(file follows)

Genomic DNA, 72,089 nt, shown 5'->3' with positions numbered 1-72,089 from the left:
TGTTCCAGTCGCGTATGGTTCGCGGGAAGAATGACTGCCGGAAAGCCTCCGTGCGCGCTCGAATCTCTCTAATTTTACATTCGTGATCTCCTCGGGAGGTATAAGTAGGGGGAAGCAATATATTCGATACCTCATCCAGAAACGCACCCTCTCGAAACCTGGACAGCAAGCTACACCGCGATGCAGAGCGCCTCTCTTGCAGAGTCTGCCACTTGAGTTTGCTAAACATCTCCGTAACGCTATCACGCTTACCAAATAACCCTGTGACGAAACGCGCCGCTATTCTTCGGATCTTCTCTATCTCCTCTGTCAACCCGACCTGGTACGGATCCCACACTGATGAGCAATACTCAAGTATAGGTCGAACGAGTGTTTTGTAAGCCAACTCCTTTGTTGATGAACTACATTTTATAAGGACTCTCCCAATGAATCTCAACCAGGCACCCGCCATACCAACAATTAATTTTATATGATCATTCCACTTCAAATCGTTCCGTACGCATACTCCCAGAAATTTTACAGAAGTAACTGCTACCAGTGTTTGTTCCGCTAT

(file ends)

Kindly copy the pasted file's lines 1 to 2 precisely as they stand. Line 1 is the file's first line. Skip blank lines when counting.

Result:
Genomic DNA, 72,089 nt, shown 5'->3' with positions numbered 1-72,089 from the left:
TGTTCCAGTCGCGTATGGTTCGCGGGAAGAATGACTGCCGGAAAGCCTCCGTGCGCGCTCGAATCTCTCTAATTTTACATTCGTGATCTCCTCGGGAGGTATAAGTAGGGGGAAGCAATATATTCGATACCTCATCCAGAAACGCACCCTCTCGAAACCTGGACAGCAAGCTACACCGCGATGCAGAGCGCCTCTCTTGCAGAGTCTGCCACTTGAGTTTGCTAAACATCTCCGTAACGCTATCACGCTTACCAAATAACCCTGTGACGAAACGCGCCGCTATTCTTCGGATCTTCTCTATCTCCTCTGTCAACCCGACCTGGTACGGATCCCACACTGATGAGCAATACTCAAGTATAGGTCGAACGAGTGTTTTGTAAGCCAACTCCTTTGTTGATGAACTACATTTTATAAGGACTCTCCCAATGAATCTCAACCAGGCACCCGCCATACCAACAATTAATTTTATATGATCATTCCACTTCAAATCGTTCCGTACGCATACTCCCAGAAATTTTACAGAAGTAACTGCTACCAGTGTTTGTTCCGCTAT